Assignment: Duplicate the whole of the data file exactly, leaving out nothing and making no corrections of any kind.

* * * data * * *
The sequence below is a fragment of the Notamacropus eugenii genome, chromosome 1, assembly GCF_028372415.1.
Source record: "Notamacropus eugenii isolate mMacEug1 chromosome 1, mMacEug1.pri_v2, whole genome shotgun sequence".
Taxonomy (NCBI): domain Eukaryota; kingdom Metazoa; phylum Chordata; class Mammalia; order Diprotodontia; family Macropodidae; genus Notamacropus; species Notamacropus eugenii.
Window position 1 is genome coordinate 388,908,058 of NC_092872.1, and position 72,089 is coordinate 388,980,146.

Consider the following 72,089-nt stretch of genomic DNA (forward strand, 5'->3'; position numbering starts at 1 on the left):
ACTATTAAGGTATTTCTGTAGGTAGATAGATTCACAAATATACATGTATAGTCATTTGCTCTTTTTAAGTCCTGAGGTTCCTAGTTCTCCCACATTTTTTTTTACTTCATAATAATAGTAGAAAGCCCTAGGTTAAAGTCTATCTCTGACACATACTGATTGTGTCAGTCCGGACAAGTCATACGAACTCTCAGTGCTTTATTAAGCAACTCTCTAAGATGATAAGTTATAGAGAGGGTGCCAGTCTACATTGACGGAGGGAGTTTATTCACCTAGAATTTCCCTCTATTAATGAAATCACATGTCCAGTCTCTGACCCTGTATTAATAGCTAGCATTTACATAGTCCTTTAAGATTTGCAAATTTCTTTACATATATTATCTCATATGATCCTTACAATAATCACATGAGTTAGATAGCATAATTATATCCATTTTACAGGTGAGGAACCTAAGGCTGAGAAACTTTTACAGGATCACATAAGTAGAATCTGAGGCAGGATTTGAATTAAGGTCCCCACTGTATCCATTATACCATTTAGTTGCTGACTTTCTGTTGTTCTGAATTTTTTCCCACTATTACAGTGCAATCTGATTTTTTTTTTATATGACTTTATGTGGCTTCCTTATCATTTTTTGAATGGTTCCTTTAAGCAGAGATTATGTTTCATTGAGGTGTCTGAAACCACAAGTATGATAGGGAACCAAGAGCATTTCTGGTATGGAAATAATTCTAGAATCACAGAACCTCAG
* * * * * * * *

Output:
The sequence below is a fragment of the Notamacropus eugenii genome, chromosome 1, assembly GCF_028372415.1.
Source record: "Notamacropus eugenii isolate mMacEug1 chromosome 1, mMacEug1.pri_v2, whole genome shotgun sequence".
Taxonomy (NCBI): domain Eukaryota; kingdom Metazoa; phylum Chordata; class Mammalia; order Diprotodontia; family Macropodidae; genus Notamacropus; species Notamacropus eugenii.
Window position 1 is genome coordinate 388,908,058 of NC_092872.1, and position 72,089 is coordinate 388,980,146.

Consider the following 72,089-nt stretch of genomic DNA (forward strand, 5'->3'; position numbering starts at 1 on the left):
ACTATTAAGGTATTTCTGTAGGTAGATAGATTCACAAATATACATGTATAGTCATTTGCTCTTTTTAAGTCCTGAGGTTCCTAGTTCTCCCACATTTTTTTTTACTTCATAATAATAGTAGAAAGCCCTAGGTTAAAGTCTATCTCTGACACATACTGATTGTGTCAGTCCGGACAAGTCATACGAACTCTCAGTGCTTTATTAAGCAACTCTCTAAGATGATAAGTTATAGAGAGGGTGCCAGTCTACATTGACGGAGGGAGTTTATTCACCTAGAATTTCCCTCTATTAATGAAATCACATGTCCAGTCTCTGACCCTGTATTAATAGCTAGCATTTACATAGTCCTTTAAGATTTGCAAATTTCTTTACATATATTATCTCATATGATCCTTACAATAATCACATGAGTTAGATAGCATAATTATATCCATTTTACAGGTGAGGAACCTAAGGCTGAGAAACTTTTACAGGATCACATAAGTAGAATCTGAGGCAGGATTTGAATTAAGGTCCCCACTGTATCCATTATACCATTTAGTTGCTGACTTTCTGTTGTTCTGAATTTTTTCCCACTATTACAGTGCAATCTGATTTTTTTTTTATATGACTTTATGTGGCTTCCTTATCATTTTTTGAATGGTTCCTTTAAGCAGAGATTATGTTTCATTGAGGTGTCTGAAACCACAAGTATGATAGGGAACCAAGAGCATTTCTGGTATGGAAATAATTCTAGAATCACAGAACCTCAG